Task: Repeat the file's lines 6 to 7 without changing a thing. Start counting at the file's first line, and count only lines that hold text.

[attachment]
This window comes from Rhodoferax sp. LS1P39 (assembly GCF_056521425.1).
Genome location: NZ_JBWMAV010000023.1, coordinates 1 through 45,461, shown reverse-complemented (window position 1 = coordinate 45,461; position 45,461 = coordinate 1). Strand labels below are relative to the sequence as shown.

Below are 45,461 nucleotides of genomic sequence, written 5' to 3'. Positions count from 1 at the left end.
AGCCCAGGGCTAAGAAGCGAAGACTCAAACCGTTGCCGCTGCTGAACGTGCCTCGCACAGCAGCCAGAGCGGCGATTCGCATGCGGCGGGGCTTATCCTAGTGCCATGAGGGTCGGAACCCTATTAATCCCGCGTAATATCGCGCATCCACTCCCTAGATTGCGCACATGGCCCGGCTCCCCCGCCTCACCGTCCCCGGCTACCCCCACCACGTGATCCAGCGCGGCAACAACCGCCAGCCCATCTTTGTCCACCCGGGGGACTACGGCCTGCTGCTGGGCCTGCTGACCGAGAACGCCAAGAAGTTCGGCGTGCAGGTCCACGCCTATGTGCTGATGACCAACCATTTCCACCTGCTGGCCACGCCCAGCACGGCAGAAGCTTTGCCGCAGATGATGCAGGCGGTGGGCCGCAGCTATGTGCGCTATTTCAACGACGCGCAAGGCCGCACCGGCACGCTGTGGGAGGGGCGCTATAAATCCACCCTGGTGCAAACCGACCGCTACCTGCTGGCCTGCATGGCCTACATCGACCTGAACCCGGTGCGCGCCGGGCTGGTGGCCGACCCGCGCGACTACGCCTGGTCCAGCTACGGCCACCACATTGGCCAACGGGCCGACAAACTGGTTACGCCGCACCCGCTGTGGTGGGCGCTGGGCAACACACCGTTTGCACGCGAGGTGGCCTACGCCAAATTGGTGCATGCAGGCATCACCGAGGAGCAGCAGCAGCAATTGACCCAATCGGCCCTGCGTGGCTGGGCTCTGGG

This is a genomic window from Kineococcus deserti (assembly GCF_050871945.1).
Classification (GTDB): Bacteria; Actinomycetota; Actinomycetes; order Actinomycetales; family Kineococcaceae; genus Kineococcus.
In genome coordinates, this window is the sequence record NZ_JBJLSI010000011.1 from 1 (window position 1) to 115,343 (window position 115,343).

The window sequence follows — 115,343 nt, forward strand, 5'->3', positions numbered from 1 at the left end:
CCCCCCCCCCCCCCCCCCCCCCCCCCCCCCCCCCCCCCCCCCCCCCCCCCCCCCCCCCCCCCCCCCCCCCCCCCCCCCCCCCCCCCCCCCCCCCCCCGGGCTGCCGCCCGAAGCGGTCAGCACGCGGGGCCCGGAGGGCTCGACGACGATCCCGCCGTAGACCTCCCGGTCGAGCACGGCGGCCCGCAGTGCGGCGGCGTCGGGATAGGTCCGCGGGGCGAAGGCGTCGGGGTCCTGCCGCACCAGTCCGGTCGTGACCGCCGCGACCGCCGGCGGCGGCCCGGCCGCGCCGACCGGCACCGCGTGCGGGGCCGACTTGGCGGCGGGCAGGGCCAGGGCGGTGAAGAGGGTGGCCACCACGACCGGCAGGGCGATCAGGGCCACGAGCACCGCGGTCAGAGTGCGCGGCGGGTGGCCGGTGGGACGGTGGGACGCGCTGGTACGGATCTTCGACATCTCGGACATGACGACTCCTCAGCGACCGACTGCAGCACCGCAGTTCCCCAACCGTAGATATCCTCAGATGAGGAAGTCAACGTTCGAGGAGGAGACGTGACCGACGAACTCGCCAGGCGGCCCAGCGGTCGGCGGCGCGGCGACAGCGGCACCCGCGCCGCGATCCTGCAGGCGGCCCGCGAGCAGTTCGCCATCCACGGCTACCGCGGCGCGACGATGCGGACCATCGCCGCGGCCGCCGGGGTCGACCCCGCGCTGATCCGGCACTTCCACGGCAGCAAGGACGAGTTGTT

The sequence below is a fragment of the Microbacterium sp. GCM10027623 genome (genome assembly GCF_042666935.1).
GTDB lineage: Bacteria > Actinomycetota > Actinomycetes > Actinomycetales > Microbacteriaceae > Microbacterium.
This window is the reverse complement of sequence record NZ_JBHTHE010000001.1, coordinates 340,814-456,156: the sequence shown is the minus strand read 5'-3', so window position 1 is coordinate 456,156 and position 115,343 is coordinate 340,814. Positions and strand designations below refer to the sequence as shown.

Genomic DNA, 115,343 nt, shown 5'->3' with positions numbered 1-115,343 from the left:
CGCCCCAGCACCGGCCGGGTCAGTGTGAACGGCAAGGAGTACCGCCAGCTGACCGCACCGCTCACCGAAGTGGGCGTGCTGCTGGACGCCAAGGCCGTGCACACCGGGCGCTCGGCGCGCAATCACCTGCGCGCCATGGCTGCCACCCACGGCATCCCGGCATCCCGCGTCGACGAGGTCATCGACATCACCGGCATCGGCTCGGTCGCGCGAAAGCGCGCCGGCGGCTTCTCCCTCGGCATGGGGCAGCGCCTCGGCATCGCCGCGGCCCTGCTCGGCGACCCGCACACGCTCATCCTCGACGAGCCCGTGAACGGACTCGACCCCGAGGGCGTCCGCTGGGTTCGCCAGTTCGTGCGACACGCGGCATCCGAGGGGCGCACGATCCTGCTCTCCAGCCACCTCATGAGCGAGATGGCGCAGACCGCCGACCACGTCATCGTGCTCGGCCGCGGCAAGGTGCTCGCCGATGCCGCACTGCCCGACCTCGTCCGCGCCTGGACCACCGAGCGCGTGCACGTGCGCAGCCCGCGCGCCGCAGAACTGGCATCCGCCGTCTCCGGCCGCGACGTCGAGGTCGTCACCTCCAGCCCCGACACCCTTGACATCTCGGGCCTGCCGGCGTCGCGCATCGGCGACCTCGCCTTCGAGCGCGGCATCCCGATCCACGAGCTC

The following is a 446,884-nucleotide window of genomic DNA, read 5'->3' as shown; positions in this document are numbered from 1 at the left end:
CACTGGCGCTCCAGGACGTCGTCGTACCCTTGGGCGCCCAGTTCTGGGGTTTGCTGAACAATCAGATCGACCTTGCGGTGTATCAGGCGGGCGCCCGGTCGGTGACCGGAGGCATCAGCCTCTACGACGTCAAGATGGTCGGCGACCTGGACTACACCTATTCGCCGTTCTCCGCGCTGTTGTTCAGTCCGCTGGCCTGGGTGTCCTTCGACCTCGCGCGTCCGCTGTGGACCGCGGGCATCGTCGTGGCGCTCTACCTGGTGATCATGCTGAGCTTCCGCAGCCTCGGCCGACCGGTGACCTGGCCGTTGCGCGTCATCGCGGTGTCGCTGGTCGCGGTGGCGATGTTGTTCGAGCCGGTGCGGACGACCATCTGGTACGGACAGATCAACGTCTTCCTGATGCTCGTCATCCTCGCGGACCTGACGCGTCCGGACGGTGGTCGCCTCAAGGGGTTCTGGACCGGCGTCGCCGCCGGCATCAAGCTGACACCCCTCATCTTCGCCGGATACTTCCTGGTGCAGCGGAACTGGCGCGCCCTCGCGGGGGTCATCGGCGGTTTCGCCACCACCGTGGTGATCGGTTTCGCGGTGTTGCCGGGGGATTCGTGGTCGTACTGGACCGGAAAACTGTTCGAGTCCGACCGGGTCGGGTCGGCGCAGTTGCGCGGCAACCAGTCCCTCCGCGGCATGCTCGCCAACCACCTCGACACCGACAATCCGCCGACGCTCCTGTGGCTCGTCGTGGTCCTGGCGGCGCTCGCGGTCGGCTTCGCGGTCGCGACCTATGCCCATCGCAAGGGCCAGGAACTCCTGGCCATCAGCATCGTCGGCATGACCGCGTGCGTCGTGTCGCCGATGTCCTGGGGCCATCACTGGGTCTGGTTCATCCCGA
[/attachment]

Classification (GTDB): Bacteria; Actinomycetota; Actinomycetes; order Actinomycetales; family Kineococcaceae; genus Kineococcus.
In genome coordinates, this window is the sequence record NZ_JBJLSI010000011.1 from 1 (window position 1) to 115,343 (window position 115,343).